This is my third (and maybe final) post in the series on the economic effects of our budget deficit and debt. First I talked about the risk of inflation due to the deficit, then about the potential of a debt crisis in America. In this blog I'll explain how I expect our problem to be resolved: higher taxes, leading to slower economic growth.
Here's the big picture of the annual deficit, based on the administration's current projections:
Notice that we had a large deficit during World War II, but we then ran a surplus. The Obama administration is not anticipating a surplus any time soon, and for good reason. Most of the World War II spending was temporary. When the war was over, we stopped buying tanks and warships, and we stopped paying most of the soldiers, sailors and marines. That cut in spending combined with a healthy economy to produce the surplus.
It's hard to anticipate a major cut in spending any time soon. The official budget projections do forecast that the immediate stimulus efforts wind down, but the big budget drivers–social security and Medicare–keep growing.
The result of the continued deficits is that the federal debt continues to grow:
Carmen Reinhart and Kenneth Rogoff have studied financial crises around the world, and they find that when debt/GDP ratios get to 90 percent, then "median growth rates fall one percent, and average growth falls considerably more." With our projected debt/GDP ratio getting close to 90 percent, we may well anticipate slower growth. To put that one percentage point slower growth in perspective, our economy normally grows by about three percent a year. With one percent population growth, our per capita output rises by about two percent per year. After 21 years, per capita output has risen 50 percent. But if growth slows to a mere one percent per capita, then in 21 years our output rises only 23 percent, less than half the normal growth.
Congress and the White House may decide to trim some spending, but most of the expenditures are for entitlements. That's harder to cut than defense spending or pork barrel projects–and Lord knows they are hard to cut. Here's a rough sketch of the 2015 planned expenditures:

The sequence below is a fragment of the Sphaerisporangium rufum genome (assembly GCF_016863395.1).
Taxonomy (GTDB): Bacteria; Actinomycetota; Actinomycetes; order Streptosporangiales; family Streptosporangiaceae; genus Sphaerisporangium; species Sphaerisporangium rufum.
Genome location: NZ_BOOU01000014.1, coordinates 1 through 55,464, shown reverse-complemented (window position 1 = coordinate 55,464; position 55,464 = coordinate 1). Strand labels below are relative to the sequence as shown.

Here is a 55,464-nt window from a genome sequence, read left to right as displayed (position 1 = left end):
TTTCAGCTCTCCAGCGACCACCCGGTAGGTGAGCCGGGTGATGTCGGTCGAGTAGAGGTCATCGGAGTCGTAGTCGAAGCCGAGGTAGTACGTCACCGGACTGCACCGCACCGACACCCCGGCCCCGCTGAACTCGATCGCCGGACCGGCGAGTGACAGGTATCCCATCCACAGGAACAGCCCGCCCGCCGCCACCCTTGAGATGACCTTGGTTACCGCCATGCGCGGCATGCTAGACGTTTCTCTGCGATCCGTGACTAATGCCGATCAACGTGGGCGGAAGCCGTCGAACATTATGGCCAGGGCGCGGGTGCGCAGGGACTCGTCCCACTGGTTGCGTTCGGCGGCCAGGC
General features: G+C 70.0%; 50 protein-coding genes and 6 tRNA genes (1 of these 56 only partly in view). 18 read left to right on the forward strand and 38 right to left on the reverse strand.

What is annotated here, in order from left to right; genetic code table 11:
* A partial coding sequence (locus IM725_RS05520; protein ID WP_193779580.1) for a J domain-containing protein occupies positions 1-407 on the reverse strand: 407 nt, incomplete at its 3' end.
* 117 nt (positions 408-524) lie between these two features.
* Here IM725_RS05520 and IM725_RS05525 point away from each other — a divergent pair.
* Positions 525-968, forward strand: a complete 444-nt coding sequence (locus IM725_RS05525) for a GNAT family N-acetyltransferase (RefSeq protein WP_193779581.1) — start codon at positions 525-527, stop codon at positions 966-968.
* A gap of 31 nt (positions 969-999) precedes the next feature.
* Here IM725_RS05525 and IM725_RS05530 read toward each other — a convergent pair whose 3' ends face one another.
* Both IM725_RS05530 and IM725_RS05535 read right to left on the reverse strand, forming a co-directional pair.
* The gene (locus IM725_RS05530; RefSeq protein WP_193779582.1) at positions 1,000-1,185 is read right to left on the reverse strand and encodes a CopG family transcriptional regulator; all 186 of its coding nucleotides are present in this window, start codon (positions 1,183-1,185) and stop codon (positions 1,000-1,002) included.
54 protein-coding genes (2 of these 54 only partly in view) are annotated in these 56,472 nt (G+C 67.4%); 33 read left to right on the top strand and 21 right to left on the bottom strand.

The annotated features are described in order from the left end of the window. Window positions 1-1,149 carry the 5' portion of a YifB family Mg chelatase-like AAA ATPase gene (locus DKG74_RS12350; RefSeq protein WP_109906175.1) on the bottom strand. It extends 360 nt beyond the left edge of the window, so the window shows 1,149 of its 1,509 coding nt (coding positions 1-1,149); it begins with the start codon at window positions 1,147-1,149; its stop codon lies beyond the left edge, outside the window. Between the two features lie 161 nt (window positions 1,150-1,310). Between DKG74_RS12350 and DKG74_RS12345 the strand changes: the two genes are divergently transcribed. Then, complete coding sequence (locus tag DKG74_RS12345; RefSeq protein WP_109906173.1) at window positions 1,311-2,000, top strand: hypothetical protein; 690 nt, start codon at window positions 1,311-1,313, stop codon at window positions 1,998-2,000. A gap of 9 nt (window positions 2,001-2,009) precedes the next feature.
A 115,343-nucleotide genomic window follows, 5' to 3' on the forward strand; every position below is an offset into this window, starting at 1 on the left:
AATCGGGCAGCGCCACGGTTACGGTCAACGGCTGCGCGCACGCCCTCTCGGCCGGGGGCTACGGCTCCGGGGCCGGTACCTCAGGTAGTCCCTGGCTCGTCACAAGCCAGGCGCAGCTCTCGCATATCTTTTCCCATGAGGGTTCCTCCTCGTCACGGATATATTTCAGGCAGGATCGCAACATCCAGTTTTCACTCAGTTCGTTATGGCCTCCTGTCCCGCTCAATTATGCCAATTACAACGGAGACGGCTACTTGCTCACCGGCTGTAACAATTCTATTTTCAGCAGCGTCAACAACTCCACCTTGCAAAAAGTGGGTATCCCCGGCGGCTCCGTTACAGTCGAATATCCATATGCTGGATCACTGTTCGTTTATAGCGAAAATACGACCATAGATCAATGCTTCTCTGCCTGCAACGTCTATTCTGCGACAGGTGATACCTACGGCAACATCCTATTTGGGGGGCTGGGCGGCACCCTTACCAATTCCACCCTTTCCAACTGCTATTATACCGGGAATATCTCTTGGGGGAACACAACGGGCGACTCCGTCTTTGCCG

Social Security, Medicare, Medicaid $2,001 billion
Interest 571 billion
Everything Else 1,814 billion
Total Outlays $4,386 billion
Deficit $752 billion
I believe that Congress won't "take away" money from recipients who are used to receiving it. So taxes must rise to avoid a debt crisis.
A VAT–value added tax–is being discussed in some corners. (For more details, see Wikipedia's VAT article.) I think the political roadblocks to a VAT are high: conservatives are afraid that it will be a money machine for government, while liberals worry about the VAT's impact on lower income families.
If the VAT is unlikely, then personal income taxes are going to have to increase. Income taxes have a disincentive effect on work and investment. Arthur Laffer's famous cocktail napkin captured the idea that tax rates could be so high that tax revenues declined. The fringe view is that back in the 1970s we were at the point where a tax cut would pay for itself. It is absolutely mainstream economics that any tax has a disincentive effect, and that higher income taxes will stifle labor and investment.
Greg Mankiw sketched out some back of the envelope estimates of how the last century's tax cuts stimulated growth of taxable income. There's no doubt that the higher tax rates we'll be seeing will slow down income growth.
Consider the dark days when the highest marginal tax rate (the tax on an additional dollar of income) was 91 percent. Suppose that a husband's earnings put a couple right at the threshold of that 91 percent tax bracket. Should the wife go to work? She would keep only 9 cents of every dollar she earned, minus Social Security and state taxes, commuting costs, child care, business clothes, etc. Here's an interesting chart of the highest marginal tax rate compared to the percentage of the population working. (Data: employment-population ratio from BLS, tax rates from TruthAndPolitics.)
The percentage of the (working age) population that is employed varies with the business cycle, but it also had a strong secular rise about the time that marginal tax rates fell. Social trends had a great deal to do with the rise, as women became better educated, more ambitious, and less discriminated against. However, the change in tax rates also played a role.
It's possible to raise tax rates without pushing up marginal tax rates (much). Imagine that every taxpayer paid an extra $1000 of taxes, plus whatever the tax return indicates. Such a change would have no impact on the marginal tax rate. However, politics argues for just the opposite: that tax rates will be increased at the margin, further discouraging work effort.
The bottom line is that we should expect weaker economic growth in the coming decade or two. The United States will look more like Europe, where people work fewer hours and take longer vacations. We just won't be able to afford luxurious vacations. Look for those campgrounds to fill up early! We will also spend more effort gaming the tax code, looking for tax shelters, and dreaming up creative ways to avoid taxes.
Although our economic growth will slow, I don't see the higher tax rates as triggering a recession or depression. I can tell you the cause of every post-World War II recession, and none of them were triggered by tax hikes. However, I can say with confidence that higher income tax rates will slow the economy, and we'll end up with less growth than we otherwise would have had.